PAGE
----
Pediatric Thyroid Cancer

Overview

Thyroid cancer occurs in all age groups, from children and adolescents through seniors.

  • Thyroid cancer remains a rare disease in children less than age 10, with an annual incidence of less than one per million. It is more common in older children and adolescents, with 15.4 cases per million per year in 15-19 year olds. It has a peak incidence at age 50 and beyond.
  • The number of female adolescents with thyroid cancer has slightly increased in the United States in recent years. Males and young children under age 15 have had no increase in incidence over the last several decades.
  • The two main types of pediatric thyroid cancer are:
    • Differentiated Thyroid Cancer: This includes papillary and follicular thyroid cancer and their variants.Papillary thyroid cancer is the most common type in both children and adults.
    • Medullary Thyroid Cancer. About 30% to 35% are familial tumors transmitted by a gene from either the mother or father.
  • Children and Adolescents: Thyroid Nodules and Well-Differentiated Thyroid Cancer: http://www.thyca.org/about/TCGuide/refbk_kids/
  • Are There Differences in the Presentation of Thyroid Nodules and Thyroid Cancer in Adults and Children? http://www.thyca.org/about/TCGuide/refbk_presentation/

More About Differentiated Pediatric Thyroid Cancer: Papillary and Follicular

  • Because of the lack of prospective research, differentiated thyroid cancer in children and adolescents generally is managed similarly to that in adults. Papillary thyroid cancer is the type of tumor that affects children in the vast majority of cases and which, compared with other types of thyroid cancer, has the best prognosis.
  • Each case is approached individually, to fit the needs of each patient.
  • In children and adolescents, papillary thyroid cancer tends to be more advanced at the time of diagnosis than it is in adults with the same disease.
  • The majority of children with papillary thyroid cancer have local spread to the lymph nodes of the neck at the time the thyroid cancer is diagnosed. About 10% to 20% of the children have distant metastases, most commonly to the lung, compared with only 5% of the adults with this disease.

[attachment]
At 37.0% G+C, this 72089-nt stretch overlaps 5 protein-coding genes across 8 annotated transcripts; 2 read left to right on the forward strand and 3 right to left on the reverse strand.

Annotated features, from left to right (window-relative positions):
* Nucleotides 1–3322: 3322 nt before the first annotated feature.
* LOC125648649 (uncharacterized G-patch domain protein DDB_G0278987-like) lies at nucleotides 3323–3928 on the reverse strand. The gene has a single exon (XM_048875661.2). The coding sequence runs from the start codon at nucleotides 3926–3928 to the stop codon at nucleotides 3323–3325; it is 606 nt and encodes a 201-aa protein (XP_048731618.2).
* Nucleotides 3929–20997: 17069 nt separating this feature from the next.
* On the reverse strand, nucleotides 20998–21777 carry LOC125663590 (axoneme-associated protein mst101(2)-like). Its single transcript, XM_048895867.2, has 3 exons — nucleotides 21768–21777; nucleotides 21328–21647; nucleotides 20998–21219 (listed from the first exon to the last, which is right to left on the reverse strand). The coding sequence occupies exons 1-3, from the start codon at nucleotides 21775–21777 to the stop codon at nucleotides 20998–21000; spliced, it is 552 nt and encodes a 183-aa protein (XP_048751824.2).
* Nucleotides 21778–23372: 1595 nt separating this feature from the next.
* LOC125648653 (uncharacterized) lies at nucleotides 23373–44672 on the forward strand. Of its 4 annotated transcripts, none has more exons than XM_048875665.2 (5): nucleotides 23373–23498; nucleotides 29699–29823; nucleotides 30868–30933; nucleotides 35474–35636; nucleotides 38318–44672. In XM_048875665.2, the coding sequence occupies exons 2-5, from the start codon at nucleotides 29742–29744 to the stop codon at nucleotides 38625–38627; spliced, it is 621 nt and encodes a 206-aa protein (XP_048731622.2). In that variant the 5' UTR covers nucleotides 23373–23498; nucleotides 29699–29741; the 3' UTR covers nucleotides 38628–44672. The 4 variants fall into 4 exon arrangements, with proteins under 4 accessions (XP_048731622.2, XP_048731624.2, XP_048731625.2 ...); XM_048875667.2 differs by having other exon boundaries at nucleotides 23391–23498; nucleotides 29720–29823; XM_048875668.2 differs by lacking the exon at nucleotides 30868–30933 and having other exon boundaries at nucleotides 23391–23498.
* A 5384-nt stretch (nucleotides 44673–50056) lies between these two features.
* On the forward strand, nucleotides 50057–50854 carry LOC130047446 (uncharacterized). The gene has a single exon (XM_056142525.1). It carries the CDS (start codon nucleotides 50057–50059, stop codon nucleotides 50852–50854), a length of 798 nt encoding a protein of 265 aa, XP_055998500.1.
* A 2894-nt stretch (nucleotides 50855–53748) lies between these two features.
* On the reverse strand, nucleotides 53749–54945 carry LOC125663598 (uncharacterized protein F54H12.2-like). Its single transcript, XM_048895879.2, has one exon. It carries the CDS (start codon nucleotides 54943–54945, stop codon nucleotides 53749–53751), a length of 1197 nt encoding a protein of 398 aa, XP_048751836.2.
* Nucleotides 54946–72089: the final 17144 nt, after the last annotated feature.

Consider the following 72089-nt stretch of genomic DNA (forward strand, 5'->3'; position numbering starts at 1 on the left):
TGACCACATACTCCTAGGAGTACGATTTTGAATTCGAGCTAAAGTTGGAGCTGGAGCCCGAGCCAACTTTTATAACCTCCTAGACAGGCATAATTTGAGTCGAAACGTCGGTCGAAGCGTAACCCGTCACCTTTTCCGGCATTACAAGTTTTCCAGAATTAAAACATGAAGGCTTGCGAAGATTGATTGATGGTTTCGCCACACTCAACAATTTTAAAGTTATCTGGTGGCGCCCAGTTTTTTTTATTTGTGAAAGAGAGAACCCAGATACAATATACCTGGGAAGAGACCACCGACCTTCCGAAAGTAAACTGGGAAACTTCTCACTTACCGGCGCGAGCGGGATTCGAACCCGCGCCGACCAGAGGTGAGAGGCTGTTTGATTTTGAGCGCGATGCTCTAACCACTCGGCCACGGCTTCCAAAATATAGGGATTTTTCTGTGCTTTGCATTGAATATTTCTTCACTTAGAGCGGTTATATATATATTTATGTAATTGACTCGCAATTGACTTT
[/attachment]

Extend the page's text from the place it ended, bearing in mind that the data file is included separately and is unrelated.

• Recurrence of papillary thyroid cancer is more common in children than it is in adults.
  • However, despite higher rates of recurrence and more widespread disease at presentation, the prognosis is excellent with appropriate treatment.
  • Follicular thyroid cancer, which is rare in children, has been reported to demonstrate more aggressive characteristics and poorer prognosis due to vascular invasion.
  • Still, the prognosis is better for children than for their adult counterparts who present with a similar extent of disease.
  • Follicular Thyroid Cancer. Follicular thyroid cancer is not very common in childhood. The primary tumor is usually a single lesion within the thyroid gland. Lymph node metastases can occur with less differentiated variants of follicular thyroid cancer but are not generally expected. It is associated with a worse prognosis (as compared to papillary thyroid carcinoma) due to its propensity for vascular invasion, which increases the risk of metastases to distant sites of the body, such as the lungs and bones.
  • Very few children die from this disease. Even those children with distant metastases at diagnosis can anticipate survival for years to decades.
  • The goals of treatment are to eliminate the disease and to reduce the chance of recurrence.
  • Sometimes the disease cannot be entirely eradicated, and therefore, another therapeutic goal is to achieve stable disease and no symptoms of disease.

Last updated: February 21, 2007